Encyclopedia of Women & Islamic Cultures: Economics, education, mobility and space, Opseg 4
A unique collaboration of over 900 scholars from around the world, the Encyclopedia of Women & Islamic Cultures crosses history, geographic borders and disciplines to create a ground-breaking reference work reflecting the very latest research on gender studies and the Islamic world. No other reference work offers this scale of contributions or depth and breadth of coverage. Encyclopedia of Women & Islamic Cultures is set to become an essential reference work for students and researchers in the fields of gender studies, Middle Eastern and Islamic studies, as well as scholars of religion, history, politics, anthropology, geography and related disciplines.This encyclopedia consists of six volumes (including an Index volume), published from 2003 to 2007.To download a preview, click here"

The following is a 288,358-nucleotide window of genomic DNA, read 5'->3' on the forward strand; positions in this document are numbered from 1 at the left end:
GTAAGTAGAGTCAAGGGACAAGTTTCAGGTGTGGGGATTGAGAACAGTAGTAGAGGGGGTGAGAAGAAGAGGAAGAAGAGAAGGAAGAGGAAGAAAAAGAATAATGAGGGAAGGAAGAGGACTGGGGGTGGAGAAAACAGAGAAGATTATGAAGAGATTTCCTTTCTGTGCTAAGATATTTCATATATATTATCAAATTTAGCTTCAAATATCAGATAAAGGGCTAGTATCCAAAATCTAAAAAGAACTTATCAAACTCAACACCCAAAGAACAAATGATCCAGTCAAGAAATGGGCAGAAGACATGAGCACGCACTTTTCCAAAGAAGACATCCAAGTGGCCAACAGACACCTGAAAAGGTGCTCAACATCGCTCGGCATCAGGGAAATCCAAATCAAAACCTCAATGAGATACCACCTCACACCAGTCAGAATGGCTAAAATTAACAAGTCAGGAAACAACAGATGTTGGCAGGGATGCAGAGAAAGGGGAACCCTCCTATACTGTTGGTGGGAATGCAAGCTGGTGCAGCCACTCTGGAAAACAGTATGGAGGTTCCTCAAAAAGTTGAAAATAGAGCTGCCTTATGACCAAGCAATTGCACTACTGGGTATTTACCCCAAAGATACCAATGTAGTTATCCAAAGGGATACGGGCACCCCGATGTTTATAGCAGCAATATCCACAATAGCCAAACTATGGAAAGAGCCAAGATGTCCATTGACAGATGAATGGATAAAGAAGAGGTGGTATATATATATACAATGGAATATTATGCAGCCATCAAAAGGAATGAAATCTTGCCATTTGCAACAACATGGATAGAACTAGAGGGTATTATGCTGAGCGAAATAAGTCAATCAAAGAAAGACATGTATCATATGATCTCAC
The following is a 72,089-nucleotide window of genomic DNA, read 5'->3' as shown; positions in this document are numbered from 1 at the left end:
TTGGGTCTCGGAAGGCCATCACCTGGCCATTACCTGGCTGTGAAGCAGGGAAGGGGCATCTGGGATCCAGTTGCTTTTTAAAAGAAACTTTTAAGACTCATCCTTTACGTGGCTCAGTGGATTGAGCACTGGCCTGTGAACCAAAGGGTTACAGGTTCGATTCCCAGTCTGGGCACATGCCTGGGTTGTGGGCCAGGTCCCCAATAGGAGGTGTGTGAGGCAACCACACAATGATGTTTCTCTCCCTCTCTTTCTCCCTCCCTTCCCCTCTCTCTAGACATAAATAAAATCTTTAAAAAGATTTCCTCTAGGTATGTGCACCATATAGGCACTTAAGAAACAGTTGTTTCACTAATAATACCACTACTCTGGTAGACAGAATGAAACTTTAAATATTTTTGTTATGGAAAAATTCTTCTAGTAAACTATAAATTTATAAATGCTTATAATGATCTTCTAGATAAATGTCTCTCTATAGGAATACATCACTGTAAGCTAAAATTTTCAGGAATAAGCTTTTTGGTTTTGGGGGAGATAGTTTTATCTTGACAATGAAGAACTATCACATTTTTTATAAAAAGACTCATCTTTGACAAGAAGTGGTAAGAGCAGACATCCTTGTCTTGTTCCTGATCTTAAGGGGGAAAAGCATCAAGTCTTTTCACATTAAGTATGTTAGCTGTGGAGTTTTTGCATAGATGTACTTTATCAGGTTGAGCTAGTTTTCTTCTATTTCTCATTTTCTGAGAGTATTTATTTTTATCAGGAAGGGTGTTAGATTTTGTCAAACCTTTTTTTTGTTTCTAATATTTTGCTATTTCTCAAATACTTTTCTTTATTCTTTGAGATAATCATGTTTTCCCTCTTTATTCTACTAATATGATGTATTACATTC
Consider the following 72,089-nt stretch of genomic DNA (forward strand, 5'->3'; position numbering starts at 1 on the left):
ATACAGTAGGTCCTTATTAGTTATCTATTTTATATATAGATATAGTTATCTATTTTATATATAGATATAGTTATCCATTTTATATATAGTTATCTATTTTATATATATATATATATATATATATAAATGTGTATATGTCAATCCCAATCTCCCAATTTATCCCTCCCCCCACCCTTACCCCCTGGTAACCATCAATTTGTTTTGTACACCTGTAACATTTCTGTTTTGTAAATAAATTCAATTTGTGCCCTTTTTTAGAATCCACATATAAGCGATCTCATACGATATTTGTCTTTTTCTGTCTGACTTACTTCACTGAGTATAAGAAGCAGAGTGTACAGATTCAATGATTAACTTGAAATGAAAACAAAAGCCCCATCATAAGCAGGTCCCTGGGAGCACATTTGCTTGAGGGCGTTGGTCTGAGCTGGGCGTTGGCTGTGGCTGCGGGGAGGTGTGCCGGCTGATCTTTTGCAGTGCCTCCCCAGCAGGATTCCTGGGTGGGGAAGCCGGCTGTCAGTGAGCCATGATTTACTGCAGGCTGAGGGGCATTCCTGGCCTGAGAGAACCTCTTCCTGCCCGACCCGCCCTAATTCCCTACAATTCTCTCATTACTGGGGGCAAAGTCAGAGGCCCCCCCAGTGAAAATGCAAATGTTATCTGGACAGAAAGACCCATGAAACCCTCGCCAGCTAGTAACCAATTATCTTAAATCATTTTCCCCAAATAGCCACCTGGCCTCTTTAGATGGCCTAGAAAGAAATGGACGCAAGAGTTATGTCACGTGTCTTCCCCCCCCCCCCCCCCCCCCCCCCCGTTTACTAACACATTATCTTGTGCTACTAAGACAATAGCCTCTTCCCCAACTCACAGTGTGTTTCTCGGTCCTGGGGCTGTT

U ovoj knjizi 1 stranica odgovara: Sometimes dubbed "pseudo-Moorish,"
Rezultati 1 - 1 od 1.
Što ljudi govore - Napišite recenziju
Na uobičajenim mjestima nismo pronašli nikakve recenzije.
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activities Afghan Afghanistan agricultural Ankara Arab Asian Bangladesh Bibliography Cairo centers Central Asia century cities colonial countries cultural displaced domestic workers economic Egypt Egyptian elite employment environment environmental ethnic example female gecekondu gender girls global groups household human rights identity immigrant income increased India Indonesia industrial institutions International Iran Iranian Islamic issues Istanbul labor force land Lebanon living London Malaysia male marriage ment microcredit Middle East migration modern mosque movement Muslim women networks NGOs nomic North Africa organizations Ottoman Ottoman Empire Pakistan Palestinian participation percent policies political population poverty production programs Qur'an reform refugee women region religious Republic role rural areas schools sexual slaves social society South Asia Soviet status Sudan Sudanese Tehran tion trade traditional trafficking Turkey Turkish UNHCR United Nations University urban areas village woman Yemen York